In this article, I am presenting some DIY curtains ideas for your home. A nice curtain will make a huge difference in a room, no matter if it is a new or old home. An empty window always gives me the feeling of “transient”, “temporary”, and “unfinished”, so I have always attempted to cover my windows with nice curtains and I gave the idea a lot of thought.
This (curtains sewing) is a subject that I didn’t deal with before on this site but I think it is a very worthy subject.
Do you want or have you ever wanted nice curtains, like the ones in the images below? Certainly, you did, I know I do! And you probably thought as I did in the beginning, that they are out of reach because you need a designer and professional installation. I will make a bold statement here: you can do this, and better, in-house with your sewing machine, and the hardware for installation is really cheap and not very difficult to install.
The images below are taken from http://brewerdrapery.com. They are located in St. Louis, MO and I am not affiliated with them, I just liked the curtains!
Here are some other very nice designs, from celuce.com (located in Seattle, WA). They sell ready-made curtains. Beautiful! But not cheap!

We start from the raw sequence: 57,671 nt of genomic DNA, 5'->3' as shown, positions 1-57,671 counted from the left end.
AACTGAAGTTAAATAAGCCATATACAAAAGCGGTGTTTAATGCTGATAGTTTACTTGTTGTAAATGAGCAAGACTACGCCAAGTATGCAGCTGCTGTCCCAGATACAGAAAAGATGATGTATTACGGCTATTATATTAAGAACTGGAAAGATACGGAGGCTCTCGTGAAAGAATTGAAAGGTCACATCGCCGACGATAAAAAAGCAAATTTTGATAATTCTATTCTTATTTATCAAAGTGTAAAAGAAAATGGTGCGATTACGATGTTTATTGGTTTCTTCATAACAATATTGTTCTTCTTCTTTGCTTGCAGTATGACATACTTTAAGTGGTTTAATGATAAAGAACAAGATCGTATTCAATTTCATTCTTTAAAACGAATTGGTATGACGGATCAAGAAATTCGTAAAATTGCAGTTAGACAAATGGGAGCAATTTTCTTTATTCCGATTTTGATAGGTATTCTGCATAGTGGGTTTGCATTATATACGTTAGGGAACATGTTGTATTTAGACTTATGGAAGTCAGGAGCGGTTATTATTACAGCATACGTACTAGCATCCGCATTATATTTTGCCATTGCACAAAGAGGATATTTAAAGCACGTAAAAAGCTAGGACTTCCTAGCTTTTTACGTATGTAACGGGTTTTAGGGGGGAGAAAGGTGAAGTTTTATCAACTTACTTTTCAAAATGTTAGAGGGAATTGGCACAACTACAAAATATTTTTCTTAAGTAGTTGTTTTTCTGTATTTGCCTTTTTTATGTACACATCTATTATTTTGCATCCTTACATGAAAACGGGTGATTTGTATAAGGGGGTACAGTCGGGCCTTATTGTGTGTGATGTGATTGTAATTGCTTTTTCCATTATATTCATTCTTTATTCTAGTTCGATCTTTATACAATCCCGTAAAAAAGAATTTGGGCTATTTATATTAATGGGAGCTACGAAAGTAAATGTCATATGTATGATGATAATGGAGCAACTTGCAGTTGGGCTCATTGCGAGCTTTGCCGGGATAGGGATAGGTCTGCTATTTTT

If you are in the US, by spending a fair amount of money you can order nice curtains. But what if you can’t afford to? I remember when we bought our first house in North America we ended up with some empty rooms, there was very little left even for furniture.
And what are you going to do if you don’t live in a place where drapery shops are readily available? And it doesn’t need to be Nome, AK, where you can only go by plane – I can tell you that in Canada the selection (for online ordering) is very limited. Importing from the US, while possible, is quite expensive so in the end if you can’t afford custom design prices, DIY (do it yourself is the only solution.
But you know what? We have the tools AND the knowledge to do it ourselves! I will present in a series of articles how to design and build such beautiful curtains. Making new curtains has become a challenge and a pleasure for me!
This article is only an introduction to the series showing what can be done with a little effort and without much money. If it will prove to be interesting, please drop me a message or leave a comment, and I will write more on the subject.
If this is of interest, the first article will be about the support system for curtains.
Curtains are heavy and really need good support, or in time they will sag. I personally never liked the rod system, it may be simple but I don’t find it beautiful mostly because the rods are visible. My curtains always have at least two rods, one for the transparent lace and the second for the heavy drapery and valance, and in the images below you will notice the rods are not visible at all!